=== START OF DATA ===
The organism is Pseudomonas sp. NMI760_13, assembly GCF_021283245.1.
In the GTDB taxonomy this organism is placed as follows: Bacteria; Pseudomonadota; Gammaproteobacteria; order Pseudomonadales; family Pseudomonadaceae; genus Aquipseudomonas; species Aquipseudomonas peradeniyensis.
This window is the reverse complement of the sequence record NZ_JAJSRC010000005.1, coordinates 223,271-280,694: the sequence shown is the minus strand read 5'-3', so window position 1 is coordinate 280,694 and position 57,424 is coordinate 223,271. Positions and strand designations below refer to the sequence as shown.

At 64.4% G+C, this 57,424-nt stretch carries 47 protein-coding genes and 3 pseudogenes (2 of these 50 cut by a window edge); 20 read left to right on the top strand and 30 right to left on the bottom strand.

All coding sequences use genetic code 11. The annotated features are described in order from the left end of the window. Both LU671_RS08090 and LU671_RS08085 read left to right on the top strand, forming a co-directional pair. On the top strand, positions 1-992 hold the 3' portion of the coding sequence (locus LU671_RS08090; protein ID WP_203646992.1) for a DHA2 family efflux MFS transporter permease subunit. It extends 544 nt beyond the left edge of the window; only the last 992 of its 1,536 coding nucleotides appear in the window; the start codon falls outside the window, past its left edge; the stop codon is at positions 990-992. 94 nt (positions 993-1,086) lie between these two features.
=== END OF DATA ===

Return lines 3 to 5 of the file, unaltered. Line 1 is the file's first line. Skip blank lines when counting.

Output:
This window is the reverse complement of the sequence record NZ_JAJSRC010000005.1, coordinates 223,271-280,694: the sequence shown is the minus strand read 5'-3', so window position 1 is coordinate 280,694 and position 57,424 is coordinate 223,271. Positions and strand designations below refer to the sequence as shown.

At 64.4% G+C, this 57,424-nt stretch carries 47 protein-coding genes and 3 pseudogenes (2 of these 50 cut by a window edge); 20 read left to right on the top strand and 30 right to left on the bottom strand.

All coding sequences use genetic code 11. The annotated features are described in order from the left end of the window. Both LU671_RS08090 and LU671_RS08085 read left to right on the top strand, forming a co-directional pair. On the top strand, positions 1-992 hold the 3' portion of the coding sequence (locus LU671_RS08090; protein ID WP_203646992.1) for a DHA2 family efflux MFS transporter permease subunit. It extends 544 nt beyond the left edge of the window; only the last 992 of its 1,536 coding nucleotides appear in the window; the start codon falls outside the window, past its left edge; the stop codon is at positions 990-992. 94 nt (positions 993-1,086) lie between these two features.